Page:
American Heritage® Dictionary of the English Language, Fourth Edition
- v. To attempt to overthrow the authority of the state; rebel.
- v. To oppose or refuse to accept something: revolting against high taxes.
- v. To feel disgust or repugnance: to revolt at a public display of cruelty.
- v. To turn away in revulsion or abhorrence: They revolted from the sight.
- v. To fill with disgust or abhorrence; repel. See Synonyms at disgust.
- n. An uprising, especially against state authority; a rebellion.
- n. An act of protest or rejection.
- n. The state of a person or persons in rebellion: students in revolt over administrative policies.
Century Dictionary and Cyclopedia
- n. An uprising against government or authority; rebellion; insurrection; hence, any act of insubordination or disobedience.
- n. The act of turning away or going over to the opposite side; a change of sides; desertion.
- n. Inconstancy; faithlessness; fickleness, especially in love.
- n. A revolter.
- n. Synonyms Sedition, Rebellion, etc. See insurrection.
- To turn away; turn aside from a former cause or undertaking; fall off; change sides; go over to the opposite party; desert.
- To break away from established authority; renounce allegiance and subjection; rise against a government in open rebellion; rebel; mutiny.
- To prove faithless or inconstant, especially in love.
- To turn away in horror or disgust; be repelled or shocked.
- To roll back; turn back.
- To turn away from allegiance; cause to rebel.
- To repel; shock; cause to turn away in abhorrence or disgust.
- Synonyms To disgust, sicken, nauseate.
GNU Webster's 1913
- v. To turn away; to abandon or reject something; specifically, to turn away, or shrink, with abhorrence.
- v. Hence, to be faithless; to desert one party or leader for another; especially, to renounce allegiance or subjection; to rise against a government; to rebel.
- v. To be disgusted, shocked, or grossly offended; hence, to feel nausea; -- with
- v. obsolete To cause to turn back; to roll or drive back; to put to flight.
- v. To do violence to; to cause to turn away or shrink with abhorrence; to shock.
- n. The act of revolting; an uprising against legitimate authority; especially, a renunciation of allegiance and subjection to a government; rebellion.
- n. obsolete A revolter.
- v. cause aversion in; offend the moral sense of
- n. organized opposition to authority; a conflict in which one faction tries to wrest control from another
- v. make revolution
- v. fill with distaste
- From French révolter, from Italian rivoltare, from Vulgar Latin *revolvitāre, frequentative of Latin revolvō ("roll back"). (Wiktionary)
- French revolter, from Italian rivoltare, to turn round, from Vulgar Latin *revolvitāre, frequentative of Latin revolvere, to turn over; see revolve. (American Heritage® Dictionary of the English Language, Fourth Edition)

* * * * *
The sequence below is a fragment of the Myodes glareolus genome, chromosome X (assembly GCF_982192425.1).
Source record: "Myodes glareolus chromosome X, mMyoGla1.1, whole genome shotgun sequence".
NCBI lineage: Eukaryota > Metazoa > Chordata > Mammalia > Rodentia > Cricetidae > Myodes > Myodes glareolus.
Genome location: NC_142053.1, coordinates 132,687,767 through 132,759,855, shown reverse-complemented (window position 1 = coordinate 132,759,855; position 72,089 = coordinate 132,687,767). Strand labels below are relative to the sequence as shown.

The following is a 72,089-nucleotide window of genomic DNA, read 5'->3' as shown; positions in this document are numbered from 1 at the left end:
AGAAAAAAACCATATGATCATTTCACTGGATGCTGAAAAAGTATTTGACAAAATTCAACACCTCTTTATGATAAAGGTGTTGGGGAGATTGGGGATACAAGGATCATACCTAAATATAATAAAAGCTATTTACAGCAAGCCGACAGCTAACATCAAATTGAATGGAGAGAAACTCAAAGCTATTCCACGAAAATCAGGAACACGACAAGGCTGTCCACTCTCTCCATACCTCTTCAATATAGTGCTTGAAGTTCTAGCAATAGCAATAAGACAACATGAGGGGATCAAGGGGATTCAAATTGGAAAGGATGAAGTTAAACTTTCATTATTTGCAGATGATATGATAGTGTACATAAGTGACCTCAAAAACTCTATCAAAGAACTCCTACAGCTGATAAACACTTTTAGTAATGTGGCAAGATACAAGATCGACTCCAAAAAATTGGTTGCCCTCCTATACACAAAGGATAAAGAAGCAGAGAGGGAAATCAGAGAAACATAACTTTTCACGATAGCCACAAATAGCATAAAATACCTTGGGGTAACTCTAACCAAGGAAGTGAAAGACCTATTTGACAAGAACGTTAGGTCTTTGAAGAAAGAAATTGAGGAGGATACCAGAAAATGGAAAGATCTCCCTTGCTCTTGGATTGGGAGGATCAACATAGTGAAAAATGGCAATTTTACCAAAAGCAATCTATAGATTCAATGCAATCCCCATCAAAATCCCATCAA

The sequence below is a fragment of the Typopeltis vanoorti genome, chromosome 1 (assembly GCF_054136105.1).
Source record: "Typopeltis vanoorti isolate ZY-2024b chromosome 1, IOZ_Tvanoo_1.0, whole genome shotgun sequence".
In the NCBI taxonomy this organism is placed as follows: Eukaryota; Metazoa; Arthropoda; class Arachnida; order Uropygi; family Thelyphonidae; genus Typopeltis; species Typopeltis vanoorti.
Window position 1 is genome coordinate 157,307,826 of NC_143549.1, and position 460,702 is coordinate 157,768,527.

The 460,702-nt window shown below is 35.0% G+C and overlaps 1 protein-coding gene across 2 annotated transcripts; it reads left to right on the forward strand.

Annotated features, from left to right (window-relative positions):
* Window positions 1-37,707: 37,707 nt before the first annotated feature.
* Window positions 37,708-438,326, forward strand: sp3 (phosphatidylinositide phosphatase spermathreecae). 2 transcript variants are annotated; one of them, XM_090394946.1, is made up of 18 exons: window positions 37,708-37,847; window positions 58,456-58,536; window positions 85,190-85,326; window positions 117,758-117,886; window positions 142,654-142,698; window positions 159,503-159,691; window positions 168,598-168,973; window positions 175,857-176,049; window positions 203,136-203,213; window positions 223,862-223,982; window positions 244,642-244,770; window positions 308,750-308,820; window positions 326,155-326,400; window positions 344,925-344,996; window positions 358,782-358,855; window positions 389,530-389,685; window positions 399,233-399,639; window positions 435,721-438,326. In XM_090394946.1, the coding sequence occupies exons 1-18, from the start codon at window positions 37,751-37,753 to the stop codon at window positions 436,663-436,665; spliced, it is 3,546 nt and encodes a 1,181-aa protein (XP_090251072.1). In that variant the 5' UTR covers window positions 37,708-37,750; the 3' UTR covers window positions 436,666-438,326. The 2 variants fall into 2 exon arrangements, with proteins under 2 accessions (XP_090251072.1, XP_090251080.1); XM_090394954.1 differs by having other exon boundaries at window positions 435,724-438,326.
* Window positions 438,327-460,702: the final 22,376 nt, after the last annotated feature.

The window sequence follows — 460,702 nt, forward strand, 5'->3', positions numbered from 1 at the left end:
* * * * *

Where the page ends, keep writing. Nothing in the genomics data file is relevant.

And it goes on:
“III (213,7) [for the revolt of mine is dangerous] I suppose we may read, _the revolt_ of men.”
“Progressives are to be differentiated from the libertarian in revolt, which is the traditional, temporary leftist.”
“Sportsmen in this state have been pushed to the limit, and a revolt is about to take place.”
“He had in his spirit the classical outline of music, with nothing directly revolutionary, no sign of what we call revolt other than the strict adherence to personal relationship, no other prejudice than the artist's reaction against all that is not really refined to art, with but one consuming ardor, and that to render with extreme tranquillity everything delicate and lovely in passing things.”
“The president adds, that this revolt is the more inexcusable, as his administration has always been gentle and moderate; that he has economized the public treasure, respected the laws, and that citizens of whatever opinion had always enjoyed perfect tranquillity under his rule – that constitutional reforms were about being realized, as well as the hopes of forming by them a bond of union beween all Mexicans.”
“Every little while, however, one dog or another would flame up in revolt and be promptly subdued.”
“How much more oppression will this country take before it does rise up in revolt as is our right under the Constitution?”
“VA needs to send a message that the Indies are in revolt against Gleischaltung.”
“And Boehner was in revolt all the way back to the Bailouts (yes, he said no to Bush).”
“Charles Embree's A dream of a throne, the story of a Mexican revolt, is based on the story of the Lake Chap ... read more book-reviews fiction”
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Rebellious destruction, police and protestors, or just angry mobs.
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